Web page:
Women Are Leaders
Although in those earlier years the men of Omaha seemed to take more interest in art and music and lectures than the men of today it is to the women of Omaha that the credit must go for keeping alive the cultural life of the city.
The Omaha woman's club, the Society of Fine Arts, the Drama league, the Tuesday Musical society, the Friends of Music, the women's division of the Chamber of Commerce, the City Concert club, and the many music, art and lecture organizations of the city from the very beginning have been kept alive and made successful largely through the untiring work of women.
It is a woman, Mrs. George A. Joslyn, who is giving Omaha, a magnificent art center, a memorial to her husband.
Through the more than 35 years of its existence the Omaha Woman's club has been active in all things that have tended to make Omaha a better city in which to live. It has encouraged all the arts. The Tuesday Musical club for 37 years has been bringing great musicians to Omaha. The drama league, undismayed by the virtual abandonment of Omaha by theatrical companies, has brought many fine attractions here.
The women's division of the chamber of commerce has made a great success of the Omaha Symphony orchestra and has realized the dream of the women who founded the City Concert club - which was to establish a permanent orchestra in the city. For years, the City Concert club staged outdoor and indoor concerts with little reward, except the gratitude of music lovers, which was mostly unexpressed.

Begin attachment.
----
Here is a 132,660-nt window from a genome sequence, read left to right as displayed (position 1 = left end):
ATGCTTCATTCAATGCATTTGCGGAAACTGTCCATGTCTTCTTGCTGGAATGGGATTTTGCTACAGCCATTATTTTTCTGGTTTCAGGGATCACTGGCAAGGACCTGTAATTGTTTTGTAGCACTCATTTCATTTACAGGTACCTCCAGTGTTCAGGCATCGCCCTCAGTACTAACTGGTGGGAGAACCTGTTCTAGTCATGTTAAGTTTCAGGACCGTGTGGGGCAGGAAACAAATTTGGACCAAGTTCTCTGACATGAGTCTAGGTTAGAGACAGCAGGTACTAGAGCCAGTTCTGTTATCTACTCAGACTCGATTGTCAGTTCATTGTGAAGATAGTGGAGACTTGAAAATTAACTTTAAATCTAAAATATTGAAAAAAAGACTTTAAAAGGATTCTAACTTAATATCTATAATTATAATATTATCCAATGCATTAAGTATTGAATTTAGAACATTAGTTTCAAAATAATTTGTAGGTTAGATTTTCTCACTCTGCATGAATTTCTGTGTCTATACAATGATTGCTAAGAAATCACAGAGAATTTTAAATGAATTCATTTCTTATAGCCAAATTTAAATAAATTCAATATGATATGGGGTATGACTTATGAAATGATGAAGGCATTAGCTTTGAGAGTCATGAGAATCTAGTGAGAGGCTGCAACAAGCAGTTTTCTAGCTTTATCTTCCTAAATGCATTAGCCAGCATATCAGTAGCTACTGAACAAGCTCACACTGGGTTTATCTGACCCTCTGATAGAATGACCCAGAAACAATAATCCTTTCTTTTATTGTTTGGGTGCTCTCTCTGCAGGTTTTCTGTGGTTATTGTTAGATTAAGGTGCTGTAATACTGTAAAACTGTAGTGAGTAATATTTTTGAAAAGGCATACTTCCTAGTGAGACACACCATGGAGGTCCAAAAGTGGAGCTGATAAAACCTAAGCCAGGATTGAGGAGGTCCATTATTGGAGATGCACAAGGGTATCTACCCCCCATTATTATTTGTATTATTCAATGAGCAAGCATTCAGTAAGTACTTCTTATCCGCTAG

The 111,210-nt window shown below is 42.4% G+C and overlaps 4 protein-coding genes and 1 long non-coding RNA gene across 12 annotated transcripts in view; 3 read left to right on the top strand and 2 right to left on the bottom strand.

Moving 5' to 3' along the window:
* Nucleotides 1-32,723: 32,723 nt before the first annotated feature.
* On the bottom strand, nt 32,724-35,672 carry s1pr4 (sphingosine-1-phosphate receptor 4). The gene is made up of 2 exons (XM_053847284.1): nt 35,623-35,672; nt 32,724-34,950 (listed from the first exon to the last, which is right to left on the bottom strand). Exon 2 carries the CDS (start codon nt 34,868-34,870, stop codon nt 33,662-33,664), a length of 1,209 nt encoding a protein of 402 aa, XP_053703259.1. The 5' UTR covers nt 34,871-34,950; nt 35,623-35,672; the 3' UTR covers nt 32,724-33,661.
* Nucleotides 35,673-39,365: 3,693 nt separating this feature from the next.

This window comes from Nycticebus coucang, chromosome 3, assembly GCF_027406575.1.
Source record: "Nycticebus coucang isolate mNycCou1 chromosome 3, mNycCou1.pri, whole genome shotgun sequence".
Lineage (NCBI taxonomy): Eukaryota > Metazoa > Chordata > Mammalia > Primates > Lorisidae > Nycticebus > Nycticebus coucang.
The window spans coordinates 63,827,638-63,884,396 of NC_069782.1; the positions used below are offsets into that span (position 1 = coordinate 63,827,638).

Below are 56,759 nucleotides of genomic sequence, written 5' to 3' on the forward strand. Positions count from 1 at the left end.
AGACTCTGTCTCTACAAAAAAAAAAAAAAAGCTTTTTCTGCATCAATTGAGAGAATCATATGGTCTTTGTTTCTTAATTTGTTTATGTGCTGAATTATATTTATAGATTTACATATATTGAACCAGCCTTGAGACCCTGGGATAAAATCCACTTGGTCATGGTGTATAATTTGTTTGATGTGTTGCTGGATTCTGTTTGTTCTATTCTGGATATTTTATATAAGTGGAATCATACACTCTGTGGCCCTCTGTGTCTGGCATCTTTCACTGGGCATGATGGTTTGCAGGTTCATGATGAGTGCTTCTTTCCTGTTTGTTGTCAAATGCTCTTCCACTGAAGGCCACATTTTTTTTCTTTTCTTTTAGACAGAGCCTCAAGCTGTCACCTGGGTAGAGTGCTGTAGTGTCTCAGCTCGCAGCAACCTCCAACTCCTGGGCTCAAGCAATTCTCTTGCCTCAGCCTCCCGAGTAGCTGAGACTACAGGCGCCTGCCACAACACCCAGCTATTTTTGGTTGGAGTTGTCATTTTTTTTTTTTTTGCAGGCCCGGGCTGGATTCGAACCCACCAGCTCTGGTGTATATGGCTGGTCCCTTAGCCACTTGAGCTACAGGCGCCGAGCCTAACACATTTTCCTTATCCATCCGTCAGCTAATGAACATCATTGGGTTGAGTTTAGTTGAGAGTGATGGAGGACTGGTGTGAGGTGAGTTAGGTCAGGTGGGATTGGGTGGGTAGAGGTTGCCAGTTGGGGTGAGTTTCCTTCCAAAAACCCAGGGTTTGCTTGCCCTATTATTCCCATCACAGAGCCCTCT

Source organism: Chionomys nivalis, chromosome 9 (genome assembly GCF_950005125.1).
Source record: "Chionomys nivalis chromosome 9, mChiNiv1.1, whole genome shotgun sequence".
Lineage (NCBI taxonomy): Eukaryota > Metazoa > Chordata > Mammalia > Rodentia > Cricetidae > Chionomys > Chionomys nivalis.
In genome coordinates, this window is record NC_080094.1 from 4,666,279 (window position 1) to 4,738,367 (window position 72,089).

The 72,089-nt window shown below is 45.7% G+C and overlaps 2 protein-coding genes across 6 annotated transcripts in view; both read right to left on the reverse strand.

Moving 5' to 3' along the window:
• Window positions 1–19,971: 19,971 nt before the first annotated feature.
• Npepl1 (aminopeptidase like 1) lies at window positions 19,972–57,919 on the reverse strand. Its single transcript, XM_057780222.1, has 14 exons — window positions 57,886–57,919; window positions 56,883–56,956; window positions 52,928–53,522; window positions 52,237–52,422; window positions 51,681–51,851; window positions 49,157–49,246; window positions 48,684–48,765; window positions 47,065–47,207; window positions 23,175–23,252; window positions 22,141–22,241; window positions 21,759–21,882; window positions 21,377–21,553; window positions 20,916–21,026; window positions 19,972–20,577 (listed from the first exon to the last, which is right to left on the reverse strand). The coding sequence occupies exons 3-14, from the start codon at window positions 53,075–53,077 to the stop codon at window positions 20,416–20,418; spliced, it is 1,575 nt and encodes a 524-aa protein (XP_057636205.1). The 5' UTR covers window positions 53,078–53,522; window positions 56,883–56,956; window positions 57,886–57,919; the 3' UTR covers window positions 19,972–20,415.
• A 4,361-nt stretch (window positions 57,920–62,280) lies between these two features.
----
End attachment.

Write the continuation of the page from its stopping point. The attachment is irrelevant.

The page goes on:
German and Scandinavian singing societies have contributed their full share of entertainment for the music-loving people of Omaha. The Saengerfest of some years ago brought great musicians to Omaha.
Many local organizations of musicians have at various periods of the city's history held prominent places in the entertainment world.
Omaha has produced notable musicians, artists and scientists. Today the Omaha Art institute and the Community Playhouse each has a part in the city's life that helps to make Omaha a community of higher ideals. Both have been given high praise in authoritative magazines.
The constant aim of the cultural organizations in Omaha, of recent years at least, has been to provide entertainment of a high order at a cost that may be afforded by the humblest citizen.
As a result the productions given here have been enjoyed by thousands of persons who otherwise would have been deprived of an opportunity to hear great musicians and lecturers.
The cultural future of Omaha seems as certain of greatness as the commercial future. The building of the Joslyn Art memorial will be a great stride forward. The Symphony orchestra, the Art institute, the Community Playhouse and other organizations are on firm foundations and Omaha is destined to be not only a bigger, but a better city, both financially and culturally.